Jennifer Patterson is a poet/writer, grief worker, creative and herbalist who uses words, threads and plants to explore queer survivorhood, the body and healing. She is the editor of the forthcoming anthology Queering Sexual Violence: Radical Voices from Within the Anti-Sexual Violence Movement (Magnus/ Riverdale Ave Books, 2016), facilitates writing workshops and has had writing published in OCHO: A Journal of Queer Arts, the Outrider Review, HandJob and on The Feminist Wire. Jennifer is also finishing a graduate program at Goddard College focusing on trauma, queer communities, healing, craft, loss, pleasure, pain and creative non-fiction. You can find more here.
Since the book came out, it’s garnered a long list of powerful reviews and has been the top selling book on Amazon in the genre of queer non-fiction. “Queering Sexual Violence is the much-needed book that has been simmering within the “violence against women” movement for decades,” wrote Minal Hajratwala, author & editor of Out! Stories from the New Queer India.
In the middle of her book tour and while finishing her thesis, Jennye was kind enough to answer these questions about Queering Sexual Violence, published by Riverdale Ave Books:
What propelled you to write this book?
- I identify as queer and am a survivor of multiple forms of violence. In my mid-late 20’s, I decided to start working in anti-violence work. I did fundraising for small organizations, trained and offered support as a rape crisis counselor and was a facilitator and organizer in an NYC organizing effort. And I was quickly struck by how these anti-violence spaces weren’t connected to larger social justice movements like queer & trans liberation, racial justice, disability justice, healing justice, prison abolition and so much more which felt a bit shocking to me. I felt super frustrated with how little space there was for LGB, queer, transgender and gender non-conforming people and how little understanding there was for our unique and frequent experiences with violence. So I decided to leave these spaces to try to create something that brought in the voices and work of people I knew were already doing this connective work. I love books and have long been a writer so I decided that creating something that people could hold and pass on to other people was the way to go.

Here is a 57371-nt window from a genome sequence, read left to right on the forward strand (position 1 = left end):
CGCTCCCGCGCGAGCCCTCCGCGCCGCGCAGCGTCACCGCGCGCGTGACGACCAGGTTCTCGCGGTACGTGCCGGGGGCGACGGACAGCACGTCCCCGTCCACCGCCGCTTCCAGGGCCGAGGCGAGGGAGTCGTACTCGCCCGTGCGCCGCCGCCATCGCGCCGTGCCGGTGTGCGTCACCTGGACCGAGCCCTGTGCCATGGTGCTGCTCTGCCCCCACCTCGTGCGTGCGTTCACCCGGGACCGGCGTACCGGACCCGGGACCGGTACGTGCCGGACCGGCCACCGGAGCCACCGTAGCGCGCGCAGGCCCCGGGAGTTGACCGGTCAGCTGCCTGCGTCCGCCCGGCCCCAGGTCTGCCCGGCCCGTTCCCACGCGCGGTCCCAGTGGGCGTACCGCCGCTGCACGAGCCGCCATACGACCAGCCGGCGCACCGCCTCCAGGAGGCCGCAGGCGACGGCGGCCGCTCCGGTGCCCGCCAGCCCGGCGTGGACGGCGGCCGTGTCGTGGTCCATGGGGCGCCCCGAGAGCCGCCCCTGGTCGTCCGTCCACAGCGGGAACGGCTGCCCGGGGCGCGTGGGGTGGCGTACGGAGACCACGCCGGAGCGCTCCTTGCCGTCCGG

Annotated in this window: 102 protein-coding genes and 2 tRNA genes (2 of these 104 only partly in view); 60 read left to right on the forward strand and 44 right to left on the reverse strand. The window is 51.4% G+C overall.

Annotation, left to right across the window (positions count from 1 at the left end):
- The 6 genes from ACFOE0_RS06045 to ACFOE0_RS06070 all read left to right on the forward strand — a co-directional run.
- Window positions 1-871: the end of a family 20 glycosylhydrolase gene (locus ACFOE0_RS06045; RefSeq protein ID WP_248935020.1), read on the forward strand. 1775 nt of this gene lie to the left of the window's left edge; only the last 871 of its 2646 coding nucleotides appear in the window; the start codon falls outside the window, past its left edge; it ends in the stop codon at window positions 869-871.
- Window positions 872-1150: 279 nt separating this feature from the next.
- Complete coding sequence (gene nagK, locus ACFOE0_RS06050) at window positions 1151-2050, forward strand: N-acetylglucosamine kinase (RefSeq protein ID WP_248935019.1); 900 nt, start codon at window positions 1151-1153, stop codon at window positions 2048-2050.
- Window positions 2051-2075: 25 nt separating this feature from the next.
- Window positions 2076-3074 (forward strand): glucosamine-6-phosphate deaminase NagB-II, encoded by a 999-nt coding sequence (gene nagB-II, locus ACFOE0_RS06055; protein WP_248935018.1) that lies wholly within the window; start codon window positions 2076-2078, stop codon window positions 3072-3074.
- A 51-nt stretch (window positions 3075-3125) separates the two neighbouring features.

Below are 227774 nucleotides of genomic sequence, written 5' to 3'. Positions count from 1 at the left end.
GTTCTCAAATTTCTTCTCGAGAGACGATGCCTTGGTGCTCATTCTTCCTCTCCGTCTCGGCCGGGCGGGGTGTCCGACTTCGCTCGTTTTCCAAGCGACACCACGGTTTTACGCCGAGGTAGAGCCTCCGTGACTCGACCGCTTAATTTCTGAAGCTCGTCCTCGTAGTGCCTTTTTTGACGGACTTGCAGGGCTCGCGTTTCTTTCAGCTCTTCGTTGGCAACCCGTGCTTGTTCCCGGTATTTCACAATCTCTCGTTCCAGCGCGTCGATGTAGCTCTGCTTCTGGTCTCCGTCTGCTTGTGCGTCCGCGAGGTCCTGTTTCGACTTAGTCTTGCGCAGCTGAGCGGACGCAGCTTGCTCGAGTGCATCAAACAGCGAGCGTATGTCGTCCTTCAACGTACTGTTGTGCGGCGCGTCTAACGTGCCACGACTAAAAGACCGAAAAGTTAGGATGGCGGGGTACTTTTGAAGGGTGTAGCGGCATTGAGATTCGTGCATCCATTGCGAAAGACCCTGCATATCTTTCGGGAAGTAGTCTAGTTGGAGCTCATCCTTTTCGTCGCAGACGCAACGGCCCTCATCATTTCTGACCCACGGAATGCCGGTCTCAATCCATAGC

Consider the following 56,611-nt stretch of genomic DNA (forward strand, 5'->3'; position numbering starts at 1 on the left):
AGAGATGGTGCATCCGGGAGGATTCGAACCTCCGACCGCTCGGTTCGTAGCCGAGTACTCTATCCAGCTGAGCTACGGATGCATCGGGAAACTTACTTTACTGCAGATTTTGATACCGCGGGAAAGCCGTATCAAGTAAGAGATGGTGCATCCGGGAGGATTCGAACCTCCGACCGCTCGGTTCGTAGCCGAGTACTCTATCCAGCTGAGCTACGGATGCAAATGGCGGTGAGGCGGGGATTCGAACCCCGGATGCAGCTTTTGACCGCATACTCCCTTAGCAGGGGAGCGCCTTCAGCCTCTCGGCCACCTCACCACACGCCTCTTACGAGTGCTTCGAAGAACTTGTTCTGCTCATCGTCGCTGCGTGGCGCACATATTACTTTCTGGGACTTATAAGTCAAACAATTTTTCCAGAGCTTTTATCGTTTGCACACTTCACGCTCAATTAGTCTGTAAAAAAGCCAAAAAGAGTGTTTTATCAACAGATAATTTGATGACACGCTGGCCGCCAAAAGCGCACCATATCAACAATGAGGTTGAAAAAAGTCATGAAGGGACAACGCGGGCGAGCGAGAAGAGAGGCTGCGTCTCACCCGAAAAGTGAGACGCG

How did you find so many contributors of such diverse backgrounds?
- My process for collecting work was manifold. I put out a call for submissions in late winter 2010 and it quickly traveled through a wide spectrum of internet spaces– on Facebook and Tumblr and anti-violence organizations, feminist & womanist websites and social justice groups all shared it. I reached out to my immediate friends and networks. And I also reached out personally to queer and trans people that I knew were already doing this work in different capacities, both personally and professionally. But I’d say 3/4 of what is in the anthology came to me fairly organically. I began the book a little over 6 years ago and so it was also just a really long process so when people needed more time to put something together or if they were coming up against blocks in being able to write the hard stuff, I was able to offer more time to finish.
Why is a book like this so important now?
- Back when I started this anthology I was hard pressed to find writing about queer people and sexual violence. There was an amazing zine turned book called The Revolution Starts at Home and there were a few pieces of writing here and there, including a piece by Liz Latty (also a Goddard graduate!) that I really appreciated but it was super limited. While today, 6 years later, there is a bit more writing, research and workshops about and for queer people and sexual violence, the way I see it, mainstream anti-violence organizations are only just starting to include LGBTQ people in their work and are only just starting to offer services more geared to LGBTQ people. You can see the lack of intention to include LGBTQ people in how so many survivor support groups are still geared towards cisgender women only or how gendered language is when mainstream anti-violence organizations talk about sexual violence or how gendered research is when it doesn’t intentionally include people who are trans and gender non-conforming. And from the extremely high rates of murder of trans women of color to interpersonal violence in queer relationships to the everyday violence LGBTQ experience just walking down the street, we just can’t afford to not make larger connections around what sexual violence is, who experiences it and who is allowed to access healing.